* ''Series/TwentyFour'' can be one of the worst of these. Not only are there eight seasons x 24 episodes each = 196 episodes PLUS the movie, but watching them on DVD is extremely addictive. The main reason for the addiction is the real-time format of the shows, and the fact that EVERY episode ends on a cliffhanger, which is picked up at the very next minute of real time at the start of the next episode. There is no real conclusion until the end of the season, which can make it tempting to use up an entire weekend watching all 24 episodes of a season practically back to back. Rather spookily if you watched each season over the course of three days, it would take you 24 days to watch the whole show. Skipping past all of the scenes filled with pointless interpersonal conflict easily cuts the runtime of each episode to below 30 minutes and makes it feasible to watch one or more ''seasons'' per day without loss of content. '''Warning:''' Watching ''24'' in this fashion may cause terrorists to invade your dreams.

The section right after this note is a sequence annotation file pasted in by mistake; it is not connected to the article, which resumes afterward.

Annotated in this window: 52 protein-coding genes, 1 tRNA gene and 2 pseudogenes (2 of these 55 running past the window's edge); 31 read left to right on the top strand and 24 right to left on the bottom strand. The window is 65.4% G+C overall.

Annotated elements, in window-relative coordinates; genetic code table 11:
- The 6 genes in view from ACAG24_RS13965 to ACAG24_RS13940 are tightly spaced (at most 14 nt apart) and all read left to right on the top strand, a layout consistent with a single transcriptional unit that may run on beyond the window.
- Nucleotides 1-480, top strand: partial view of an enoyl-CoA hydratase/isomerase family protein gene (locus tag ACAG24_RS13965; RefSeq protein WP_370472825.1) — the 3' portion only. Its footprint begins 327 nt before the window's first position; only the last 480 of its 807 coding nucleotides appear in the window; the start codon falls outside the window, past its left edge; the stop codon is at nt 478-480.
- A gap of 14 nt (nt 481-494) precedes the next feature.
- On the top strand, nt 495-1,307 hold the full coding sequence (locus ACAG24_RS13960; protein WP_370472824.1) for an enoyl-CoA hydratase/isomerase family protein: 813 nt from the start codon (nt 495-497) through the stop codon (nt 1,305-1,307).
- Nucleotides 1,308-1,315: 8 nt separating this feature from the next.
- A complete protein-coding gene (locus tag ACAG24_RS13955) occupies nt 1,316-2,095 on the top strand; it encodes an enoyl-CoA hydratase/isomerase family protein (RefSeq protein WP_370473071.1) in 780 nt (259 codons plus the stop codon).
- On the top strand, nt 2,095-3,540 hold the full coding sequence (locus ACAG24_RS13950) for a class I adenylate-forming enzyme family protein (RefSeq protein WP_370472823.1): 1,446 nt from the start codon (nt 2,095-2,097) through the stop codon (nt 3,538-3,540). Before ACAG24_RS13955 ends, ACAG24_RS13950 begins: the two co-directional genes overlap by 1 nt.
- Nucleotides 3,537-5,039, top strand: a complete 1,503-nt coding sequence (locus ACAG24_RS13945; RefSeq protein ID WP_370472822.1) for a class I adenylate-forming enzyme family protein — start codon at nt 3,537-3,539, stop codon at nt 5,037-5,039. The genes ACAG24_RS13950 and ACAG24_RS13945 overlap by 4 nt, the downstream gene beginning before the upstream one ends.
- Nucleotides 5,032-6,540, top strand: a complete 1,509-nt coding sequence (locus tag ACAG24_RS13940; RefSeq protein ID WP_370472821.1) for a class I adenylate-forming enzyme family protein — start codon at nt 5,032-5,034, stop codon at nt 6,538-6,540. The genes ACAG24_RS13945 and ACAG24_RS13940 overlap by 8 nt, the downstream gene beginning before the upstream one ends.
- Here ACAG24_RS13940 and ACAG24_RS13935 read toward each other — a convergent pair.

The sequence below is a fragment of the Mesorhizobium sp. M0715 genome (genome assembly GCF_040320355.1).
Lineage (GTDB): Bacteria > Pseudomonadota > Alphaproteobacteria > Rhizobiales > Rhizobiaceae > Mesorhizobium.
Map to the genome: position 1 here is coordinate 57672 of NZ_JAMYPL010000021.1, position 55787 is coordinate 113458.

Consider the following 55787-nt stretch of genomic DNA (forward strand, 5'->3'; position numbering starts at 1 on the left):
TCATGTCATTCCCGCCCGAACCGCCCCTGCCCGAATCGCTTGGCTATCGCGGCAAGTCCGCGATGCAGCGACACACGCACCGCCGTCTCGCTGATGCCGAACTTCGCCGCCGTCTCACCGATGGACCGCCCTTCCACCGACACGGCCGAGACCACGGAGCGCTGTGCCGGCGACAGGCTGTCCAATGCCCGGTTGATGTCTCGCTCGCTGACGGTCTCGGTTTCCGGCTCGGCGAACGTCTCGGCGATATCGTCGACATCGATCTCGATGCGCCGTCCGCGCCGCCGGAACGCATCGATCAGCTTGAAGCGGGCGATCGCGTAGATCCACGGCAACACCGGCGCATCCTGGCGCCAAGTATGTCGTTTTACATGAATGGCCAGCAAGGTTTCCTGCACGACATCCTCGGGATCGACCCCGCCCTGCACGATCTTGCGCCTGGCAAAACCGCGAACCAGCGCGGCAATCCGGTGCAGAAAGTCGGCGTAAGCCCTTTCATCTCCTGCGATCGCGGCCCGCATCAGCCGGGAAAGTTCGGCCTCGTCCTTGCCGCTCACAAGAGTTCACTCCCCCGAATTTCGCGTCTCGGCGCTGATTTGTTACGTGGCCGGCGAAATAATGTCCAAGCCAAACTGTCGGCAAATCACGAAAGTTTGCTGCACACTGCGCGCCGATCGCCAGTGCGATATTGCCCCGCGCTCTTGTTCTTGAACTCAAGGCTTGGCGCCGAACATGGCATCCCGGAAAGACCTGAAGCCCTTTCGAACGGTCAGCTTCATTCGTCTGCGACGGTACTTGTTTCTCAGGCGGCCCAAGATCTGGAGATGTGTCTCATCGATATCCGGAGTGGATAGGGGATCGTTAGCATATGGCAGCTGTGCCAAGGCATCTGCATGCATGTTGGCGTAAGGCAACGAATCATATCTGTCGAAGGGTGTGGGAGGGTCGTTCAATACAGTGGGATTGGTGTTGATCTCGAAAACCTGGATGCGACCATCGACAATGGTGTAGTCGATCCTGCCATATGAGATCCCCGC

* ''Series/GuidingLight'' ran for 57 years and has over 15,000 episodes, and that's not even counting the 16 years it ran on radio before switching to television. If you count both the radio and TV shows, ''Guiding Light'' is the longest single narrative story ''in human history''.
* Funnily enough, even Spanish-language "telenovelas" are prone to this... and unlike American soap operas, they eventually end.
* ''Series/StargateSG1'' ran for ten full seasons, totalling over 200 episodes and making it the longest-running US-made scifi series ever broadcast. Then there's the extra TV-movies made. And the spinoff series. And the other spinoff series. And the books. Add to that the fact that though the series has many stand-alone episodes, SG-1 often learned from experiences, and if they had solved a similar problem in an earlier episode they would mention it or try it again. This adds a lot of continuity to the series, meaning you're never sure if the next episode is important to future episodes or not.